The currently used method to solve these problems is to include the description of the ROI in the spatial domain, in the bitstream. The necessary mask of ROI coefficients (ROI mask) for the transform domain is then created in both the encoder and the decoder, see for example Charilaos Christopoulos (editor), ISO/IEC JTC1/SC29/WG1 N988 JPEG 2000 Verification Model Version 2.0/2.1., Oct. 5, 1998. The encoder encodes the shape information, and the encoded bitstream with the shape information is added to the total bitstream and transmitted to the receiver. The receiver, from the shape information decodes the shape, makes the ROI mask, and then decodes the texture information of the image.
In the case where the ROI shape is simple, (for example rectangle or circle), the shape information is not requiring many bits. However, even in these simple cases, the receiver has to produce the ROI mask, which means that the receiver requires memory as large as the whole image (but of 1 bit/pixel) and has a certain computational complexity (since the creation of the mask is similar to doing a wavelet transform). For a complex ROI, this means that a lot of information need be transmitted between encoder and decoder and computational complexity becomes an issue. The additional overhead for shape information is significant, particularly for low bitrates.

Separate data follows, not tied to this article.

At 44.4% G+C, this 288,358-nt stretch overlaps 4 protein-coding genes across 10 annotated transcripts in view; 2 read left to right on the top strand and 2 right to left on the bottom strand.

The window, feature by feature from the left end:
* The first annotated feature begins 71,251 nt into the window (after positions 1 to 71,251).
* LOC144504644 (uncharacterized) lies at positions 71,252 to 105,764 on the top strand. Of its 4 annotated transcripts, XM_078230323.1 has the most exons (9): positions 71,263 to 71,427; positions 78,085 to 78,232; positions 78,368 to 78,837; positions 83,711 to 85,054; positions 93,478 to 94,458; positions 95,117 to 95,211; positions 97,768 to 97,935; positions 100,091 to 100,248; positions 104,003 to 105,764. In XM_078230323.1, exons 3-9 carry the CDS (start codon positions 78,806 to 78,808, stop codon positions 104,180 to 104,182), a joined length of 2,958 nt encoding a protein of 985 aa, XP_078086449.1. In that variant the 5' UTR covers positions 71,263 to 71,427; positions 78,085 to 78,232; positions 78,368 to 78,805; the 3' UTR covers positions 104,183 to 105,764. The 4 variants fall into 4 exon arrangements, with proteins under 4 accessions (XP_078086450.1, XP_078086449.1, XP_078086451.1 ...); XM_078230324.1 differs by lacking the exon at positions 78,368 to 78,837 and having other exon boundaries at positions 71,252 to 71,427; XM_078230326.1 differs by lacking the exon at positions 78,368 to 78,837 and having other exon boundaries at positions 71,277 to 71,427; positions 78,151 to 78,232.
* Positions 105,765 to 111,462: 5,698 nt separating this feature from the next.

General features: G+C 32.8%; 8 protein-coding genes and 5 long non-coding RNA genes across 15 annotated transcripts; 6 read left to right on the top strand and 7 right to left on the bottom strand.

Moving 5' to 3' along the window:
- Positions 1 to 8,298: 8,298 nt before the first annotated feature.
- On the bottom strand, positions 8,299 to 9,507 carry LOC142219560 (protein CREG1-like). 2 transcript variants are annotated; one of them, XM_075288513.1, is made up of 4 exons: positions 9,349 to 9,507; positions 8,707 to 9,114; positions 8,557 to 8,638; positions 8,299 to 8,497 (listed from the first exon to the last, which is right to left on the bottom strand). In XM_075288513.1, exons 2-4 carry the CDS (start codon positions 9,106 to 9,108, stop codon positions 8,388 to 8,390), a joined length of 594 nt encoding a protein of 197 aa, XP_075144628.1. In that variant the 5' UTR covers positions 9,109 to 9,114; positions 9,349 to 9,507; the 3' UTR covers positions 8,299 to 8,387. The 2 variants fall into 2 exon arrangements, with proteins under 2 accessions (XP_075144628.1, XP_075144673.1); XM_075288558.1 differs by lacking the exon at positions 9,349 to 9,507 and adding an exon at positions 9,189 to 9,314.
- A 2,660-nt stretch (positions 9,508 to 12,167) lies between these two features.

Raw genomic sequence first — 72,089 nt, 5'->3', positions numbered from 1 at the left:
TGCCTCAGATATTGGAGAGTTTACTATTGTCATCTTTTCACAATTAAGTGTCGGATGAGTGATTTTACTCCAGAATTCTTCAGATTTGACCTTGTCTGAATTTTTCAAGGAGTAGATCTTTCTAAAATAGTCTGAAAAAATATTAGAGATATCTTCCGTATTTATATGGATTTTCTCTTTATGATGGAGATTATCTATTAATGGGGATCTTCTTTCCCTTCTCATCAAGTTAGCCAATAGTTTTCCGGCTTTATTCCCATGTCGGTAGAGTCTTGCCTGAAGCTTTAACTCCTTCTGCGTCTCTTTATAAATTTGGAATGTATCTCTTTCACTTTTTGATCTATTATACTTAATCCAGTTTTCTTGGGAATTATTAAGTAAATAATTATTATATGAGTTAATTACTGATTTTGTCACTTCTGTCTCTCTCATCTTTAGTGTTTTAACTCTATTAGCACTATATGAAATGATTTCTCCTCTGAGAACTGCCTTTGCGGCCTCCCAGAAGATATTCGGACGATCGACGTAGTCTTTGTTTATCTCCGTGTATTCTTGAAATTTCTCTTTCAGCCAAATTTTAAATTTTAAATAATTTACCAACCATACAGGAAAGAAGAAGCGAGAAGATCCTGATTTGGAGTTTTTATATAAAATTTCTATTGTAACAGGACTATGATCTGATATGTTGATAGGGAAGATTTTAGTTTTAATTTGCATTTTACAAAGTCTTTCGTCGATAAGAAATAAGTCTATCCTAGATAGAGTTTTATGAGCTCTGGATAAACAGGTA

Also, the co-pending Swedish Patent Applications 9703690-9 and 9800088-8, corresponding to co-pending U.S. application Ser. No. 09/532,768, filed on Mar. 22, 2000, describe a method in which both encoder and decoder need to use and to define the ROI mask, i.e. to find which coefficients belong to the ROI or are needed for the ROI.